- WikiTravel: Pennsylvania
- VirtualTourist: Pennsylvania
- TripAdvisor: Pennsylvania
- NY Times: Pennsylvania
(click to view book on amazon.com)
|go back to library
ÃƒÂ¢Ã¢Â‚Â¬Ã…Â“He is a religious writer; he is a comic realist; he knows what everything feels like, how everything works. He is putting together a body of work which in substantial intelligent creation will eventually be seen as second to none in our time.ÃƒÂ¢Ã¢Â‚Â¬Ã‚Â
ÃƒÂ¢Ã¢Â‚Â¬Ã¢Â€ÂWilliam H. Pritchard, The Hudson Review, reviewing Museums and Women (1972)
A harvest and not a winnowing, The Early Stories preserves almost all of the short fiction John Updike published between 1954 and 1975.
The stories are arranged in eight sections, of which the first, ÃƒÂ¢Ã¢Â‚Â¬Ã…Â“Olinger Stories,ÃƒÂ¢Ã¢Â‚Â¬Ã‚Â already appeared as a paperback in 1964; in its introduction, Updike described Olinger, Pennsylvania, as ÃƒÂ¢Ã¢Â‚Â¬Ã…Â“a square mile of middle-class homes physically distinguished by a bend in the central avenue that compels some side streets to deviate from the grid pattern.ÃƒÂ¢Ã¢Â‚Â¬Ã‚Â These eleven tales, whose heroes age from ten to over thirty but remain at heart Olinger boys, are followed by groupings titled ÃƒÂ¢Ã¢Â‚Â¬Ã…Â“Out in the World,ÃƒÂ¢Ã¢Â‚Â¬Ã‚Â ÃƒÂ¢Ã¢Â‚Â¬Ã…Â“Married Life,ÃƒÂ¢Ã¢Â‚Â¬Ã‚Â and ÃƒÂ¢Ã¢Â‚Â¬Ã…Â“Family Life,ÃƒÂ¢Ã¢Â‚Â¬Ã‚Â tracing a common American trajectory. Family life is disrupted by the advent of ÃƒÂ¢Ã¢Â‚Â¬Ã…Â“The Two Iseults,ÃƒÂ¢Ã¢Â‚Â¬Ã‚Â a bifurcation originating in another small town, Tarbox, Massachusetts, where the Puritan heritage co-exists with post-Christian morals. ÃƒÂ¢Ã¢Â‚Â¬Ã…Â“Tarbox TalesÃƒÂ¢Ã¢Â‚Â¬Ã‚Â are followed by ÃƒÂ¢Ã¢Â‚Â¬Ã…Â“Far Out,ÃƒÂ¢Ã¢Â‚Â¬Ã‚Â a group of more or less experimental fictions on the edge of domestic space, and ÃƒÂ¢Ã¢Â‚Â¬Ã…Â“The Single Life,ÃƒÂ¢Ã¢Â‚Â¬Ã‚Â whose protagonists are unmarried and unmoored.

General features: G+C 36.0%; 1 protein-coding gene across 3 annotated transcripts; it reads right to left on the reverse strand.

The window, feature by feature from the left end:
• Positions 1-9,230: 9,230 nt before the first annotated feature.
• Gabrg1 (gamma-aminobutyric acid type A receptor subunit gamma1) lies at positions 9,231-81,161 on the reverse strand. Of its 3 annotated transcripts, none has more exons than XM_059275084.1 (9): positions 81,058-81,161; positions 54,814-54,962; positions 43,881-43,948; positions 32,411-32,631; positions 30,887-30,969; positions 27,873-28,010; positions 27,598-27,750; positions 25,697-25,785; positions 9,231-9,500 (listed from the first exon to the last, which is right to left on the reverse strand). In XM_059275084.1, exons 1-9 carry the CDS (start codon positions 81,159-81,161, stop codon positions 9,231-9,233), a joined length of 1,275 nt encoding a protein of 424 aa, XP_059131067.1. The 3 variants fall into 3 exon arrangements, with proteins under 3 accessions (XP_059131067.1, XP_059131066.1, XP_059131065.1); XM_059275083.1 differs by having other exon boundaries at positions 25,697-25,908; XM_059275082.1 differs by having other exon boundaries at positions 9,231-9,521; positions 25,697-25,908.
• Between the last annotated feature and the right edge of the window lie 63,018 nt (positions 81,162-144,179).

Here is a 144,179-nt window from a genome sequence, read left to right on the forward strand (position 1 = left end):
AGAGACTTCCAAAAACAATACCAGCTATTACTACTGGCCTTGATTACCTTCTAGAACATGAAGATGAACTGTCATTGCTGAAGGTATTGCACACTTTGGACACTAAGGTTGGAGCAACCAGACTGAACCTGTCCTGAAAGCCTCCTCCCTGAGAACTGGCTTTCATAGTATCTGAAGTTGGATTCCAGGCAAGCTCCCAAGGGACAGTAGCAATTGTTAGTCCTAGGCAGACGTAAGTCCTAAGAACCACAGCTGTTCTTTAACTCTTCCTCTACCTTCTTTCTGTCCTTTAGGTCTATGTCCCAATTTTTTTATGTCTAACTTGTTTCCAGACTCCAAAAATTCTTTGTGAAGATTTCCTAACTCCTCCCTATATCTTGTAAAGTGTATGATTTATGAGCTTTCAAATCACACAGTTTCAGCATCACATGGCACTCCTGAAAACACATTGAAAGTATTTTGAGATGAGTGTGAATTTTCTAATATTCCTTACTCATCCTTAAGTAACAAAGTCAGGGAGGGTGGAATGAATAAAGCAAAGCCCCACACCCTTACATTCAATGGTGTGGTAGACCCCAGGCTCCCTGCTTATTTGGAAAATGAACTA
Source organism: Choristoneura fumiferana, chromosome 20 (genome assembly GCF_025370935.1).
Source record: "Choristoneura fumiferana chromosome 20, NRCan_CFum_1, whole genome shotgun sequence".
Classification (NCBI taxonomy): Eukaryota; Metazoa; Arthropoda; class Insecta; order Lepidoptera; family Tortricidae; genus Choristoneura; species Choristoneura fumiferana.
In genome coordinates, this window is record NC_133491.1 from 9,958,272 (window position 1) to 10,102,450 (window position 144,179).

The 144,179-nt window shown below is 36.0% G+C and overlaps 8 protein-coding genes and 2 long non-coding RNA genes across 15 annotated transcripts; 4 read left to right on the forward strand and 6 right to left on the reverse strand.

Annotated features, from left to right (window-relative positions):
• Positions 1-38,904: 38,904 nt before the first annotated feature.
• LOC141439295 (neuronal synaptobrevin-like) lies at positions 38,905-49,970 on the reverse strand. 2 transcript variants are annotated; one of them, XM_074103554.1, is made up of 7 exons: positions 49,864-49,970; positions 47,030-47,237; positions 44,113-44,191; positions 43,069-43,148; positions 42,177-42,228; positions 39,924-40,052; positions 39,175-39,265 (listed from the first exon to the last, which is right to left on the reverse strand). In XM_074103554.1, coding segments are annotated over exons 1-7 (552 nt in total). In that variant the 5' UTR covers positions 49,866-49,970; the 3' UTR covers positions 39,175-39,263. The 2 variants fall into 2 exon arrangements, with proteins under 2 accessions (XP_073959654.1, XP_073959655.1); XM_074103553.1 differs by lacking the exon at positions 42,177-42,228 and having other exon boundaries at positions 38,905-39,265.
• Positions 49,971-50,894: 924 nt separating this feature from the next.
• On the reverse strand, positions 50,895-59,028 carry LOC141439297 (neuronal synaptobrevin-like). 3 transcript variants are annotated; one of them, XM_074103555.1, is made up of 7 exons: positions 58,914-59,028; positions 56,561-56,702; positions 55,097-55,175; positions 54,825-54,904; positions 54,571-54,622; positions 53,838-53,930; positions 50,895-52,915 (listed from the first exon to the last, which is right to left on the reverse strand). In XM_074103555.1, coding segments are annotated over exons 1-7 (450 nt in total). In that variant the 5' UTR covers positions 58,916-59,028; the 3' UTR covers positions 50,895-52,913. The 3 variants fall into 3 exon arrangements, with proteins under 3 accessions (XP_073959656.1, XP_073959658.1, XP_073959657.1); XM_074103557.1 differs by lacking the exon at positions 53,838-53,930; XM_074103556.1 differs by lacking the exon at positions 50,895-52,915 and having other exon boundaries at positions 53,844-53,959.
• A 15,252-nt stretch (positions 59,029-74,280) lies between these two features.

Of these one hundred three stories, eighty first appeared in The New Yorker, and the other twenty-three in journals from the enduring Atlantic Monthly and HarperÃƒÂ¢Ã¢Â‚Â¬Ã¢Â„Â¢s to the defunct Big Table and Transatlantic Review. All show Mr. UpdikeÃƒÂ¢Ã¢Â‚Â¬Ã¢Â„Â¢s wit and verbal felicity, his reverence for ordinary life, and his love of the transient world.
From the Hardcover edition.
People who list this book:
go back to library